(Ujjwala 2.0 series) Health Benefits of PMUY: Challenges in Effective Implementation and Possible Solutions
By Sudipto Roy, Rutuja Patil, Ajay Pillarisetti, Stephen Harrell, David Levine, and Sanjay Juvekar
This article is part of a series of commentaries submitted by prominent Indian researchers on how the next phase of the Pradhan Mantri Ujjwala Yojana could better sustain LPG usage among the poor. Click here to access a summary of the major recommendations, along with links to the rest of the series.
Smoke from cooking with biomass fuels kills approximately four lakh people each year in India. PMUY took the first step towards universal clean cooking by enabling LPG connections. But avoiding these deaths also requires that these households stop using indoor chulhas. Thus, the next phase of the program should now focus on ending chulha use and transitioning to near-exclusive LPG use.
In our research, people generally like LPG stoves. They appreciate it as a modern appliance that cooks more quickly. However, most poor households with a new LPG stove continue to use chulhas. Most people are unaware of the serious health effects of chulhas and habits are difficult to change. Importantly, people have no choice but to use chulha when they run out of LPG. Many rural households typically require a day or more to book new cylinder and up to a week for the distributor to deliver it.
We recently conducted a few small studies of different strategies for encouraging clean fuel use. All of the studies were in a remote, tribal region of Pune district. One strategy we employed to shift households away from indoor chulha use worked surprisingly well. We selected 60 households who already had a single cylinder LPG connection and provided them with health messages on the health effects of chulha use. We offered these households a four-month free trial of a second cylinder. To participate, the household had to disable the chulha – that is, fill it in, destroy it, or move it outdoors. After the trial period, 84% purchased a second cylinder in order to keep using it. None rebuilt their indoor chulha.
This success follows a prior study that provided a more generous LPG package (including a free stove and a second cylinder on loan) targeted to pregnant women. We targeted pregnant women because they are a particularly vulnerable group, because they benefit the most from clean indoor air, and because they already receive government benefits if they attend antenatal care checkups and deliver in a facility. In one arm of this study, we provided an additional benefit during pregnancy – one cylinder per month of free fuel until delivery. Women in this arm switched almost exclusively to LPG use, with chulha use on only 10% of measured days.
That study included several other arms that received health messages, a free stove, a free cylinder, and a loan of second cylinder. We also advised (but did not require) disabling the indoor chulha. Nevertheless, the majority of households did so. Finally, we also offered to sell participants the second cylinder we loaned them; the majority choose to purchase it.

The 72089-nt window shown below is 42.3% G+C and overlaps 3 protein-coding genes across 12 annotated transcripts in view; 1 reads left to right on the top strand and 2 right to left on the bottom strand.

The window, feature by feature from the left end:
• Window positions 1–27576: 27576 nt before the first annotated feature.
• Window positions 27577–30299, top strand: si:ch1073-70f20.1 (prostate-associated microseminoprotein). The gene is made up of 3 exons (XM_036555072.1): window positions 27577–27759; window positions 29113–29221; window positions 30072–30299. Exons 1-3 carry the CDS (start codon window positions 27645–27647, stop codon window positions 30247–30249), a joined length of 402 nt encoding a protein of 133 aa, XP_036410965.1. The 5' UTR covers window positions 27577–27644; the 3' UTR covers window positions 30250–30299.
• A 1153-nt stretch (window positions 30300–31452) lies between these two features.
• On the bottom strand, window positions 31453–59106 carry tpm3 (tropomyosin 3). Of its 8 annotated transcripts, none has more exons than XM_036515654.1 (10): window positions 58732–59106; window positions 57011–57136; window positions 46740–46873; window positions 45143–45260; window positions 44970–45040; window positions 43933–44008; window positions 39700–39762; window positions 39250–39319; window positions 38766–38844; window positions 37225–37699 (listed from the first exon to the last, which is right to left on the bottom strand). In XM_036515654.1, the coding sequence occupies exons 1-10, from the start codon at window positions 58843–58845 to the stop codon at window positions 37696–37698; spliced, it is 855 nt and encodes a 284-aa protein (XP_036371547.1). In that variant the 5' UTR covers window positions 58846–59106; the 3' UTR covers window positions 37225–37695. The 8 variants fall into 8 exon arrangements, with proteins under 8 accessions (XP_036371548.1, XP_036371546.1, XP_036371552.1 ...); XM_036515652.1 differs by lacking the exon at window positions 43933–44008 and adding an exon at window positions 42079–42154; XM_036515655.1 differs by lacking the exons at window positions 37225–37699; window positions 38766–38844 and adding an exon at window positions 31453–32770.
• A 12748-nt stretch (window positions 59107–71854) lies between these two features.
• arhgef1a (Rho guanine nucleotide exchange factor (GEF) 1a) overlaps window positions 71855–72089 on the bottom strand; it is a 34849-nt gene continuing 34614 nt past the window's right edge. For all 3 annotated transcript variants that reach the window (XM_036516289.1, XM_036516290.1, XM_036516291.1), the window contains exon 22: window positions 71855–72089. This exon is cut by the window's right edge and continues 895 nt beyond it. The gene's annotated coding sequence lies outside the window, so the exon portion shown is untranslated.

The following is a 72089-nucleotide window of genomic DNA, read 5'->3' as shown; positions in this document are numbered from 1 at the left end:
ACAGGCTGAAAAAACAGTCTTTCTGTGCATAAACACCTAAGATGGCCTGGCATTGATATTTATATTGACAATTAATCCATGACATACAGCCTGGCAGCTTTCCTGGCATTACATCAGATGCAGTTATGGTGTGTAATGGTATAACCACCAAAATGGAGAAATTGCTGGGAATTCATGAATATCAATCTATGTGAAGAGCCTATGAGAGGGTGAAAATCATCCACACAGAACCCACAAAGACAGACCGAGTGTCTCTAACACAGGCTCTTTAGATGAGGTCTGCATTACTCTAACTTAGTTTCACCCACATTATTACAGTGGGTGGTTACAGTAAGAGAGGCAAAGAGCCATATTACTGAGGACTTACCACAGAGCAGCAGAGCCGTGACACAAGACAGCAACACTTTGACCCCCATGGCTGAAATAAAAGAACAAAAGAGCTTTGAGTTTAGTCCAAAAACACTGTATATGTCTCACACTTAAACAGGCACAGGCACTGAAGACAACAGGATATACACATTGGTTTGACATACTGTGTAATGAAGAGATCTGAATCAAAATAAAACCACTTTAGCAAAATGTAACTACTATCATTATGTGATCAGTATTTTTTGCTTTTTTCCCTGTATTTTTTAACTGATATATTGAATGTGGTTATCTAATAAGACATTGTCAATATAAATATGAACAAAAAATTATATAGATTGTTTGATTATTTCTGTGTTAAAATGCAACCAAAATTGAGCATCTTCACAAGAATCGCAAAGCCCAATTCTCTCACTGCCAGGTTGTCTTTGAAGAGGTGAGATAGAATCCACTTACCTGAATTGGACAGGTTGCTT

These findings lead us to recommend for future efforts:
• Offer health messages and a loan of a second cylinder to households that currently own one cylinder. To ensure large reductions in household air pollution, this free trial should be contingent on disabling any indoor chulha.
• Provide an LPG connection and free fuel to any pregnant woman in India who still cooks on an indoor chulha. This combination protects a vulnerable group and provides substantial health benefits at a relatively low cost. It also builds upon pregnancy-related benefits provided by Janani Suraksha Yojana.
• Publicize the health risks of a smoky indoor fire. These messages should go both to those using biomass and to others who have already transitioned to clean fuels. These messages should stress that the health benefits of LPG require that households disable any indoor chulha.
• Increase logistical and financial support to rural distributors in order to offset the increased costs of providing remote, rural homes with LPG refills.
• Enable paying the distributor the LPG subsidy directly, so households pay only the subsidized cylinder price. LPG has a subsidy, but it arrives after the fuel purchase. Many households find the unsubsidized lump sum cost of refills challenging.
• Build in mechanisms to enable rapid evaluations to assess the program’s impact. Potential data sources include distributor sales records and rapid assessments of chulha use (by visual inspection when cylinders are delivered, for example). Building in continuous learning will permit India to move more quickly to safer cooking.
PMUY has provided LPG connections to millions of households. Now, the task is to transition all households (PMUY or otherwise) to near-exclusive LPG use and end chulha use. Our recommendations will create benefits beyond direct beneficiaries. Smoke from chulhas causes a large share of ambient air pollution. Thus, interventions that move households to near-exclusive LPG use may be among the most cost-effective means to improve the health of all Indians.
(Roy, Patil and Juvekar are with Vadu Rural Health Program, KEM Hospital Research Centre, Pune, India. Pillarisetti is affiliated with Division of Environmental Health Sciences, School of Public Health, University of California, Berkeley, California, United States. Harrel and Levine are with the Haas School of Business, University of California, Berkeley. Pillarisetti, as corresponding author, can be emailed at email@example.com)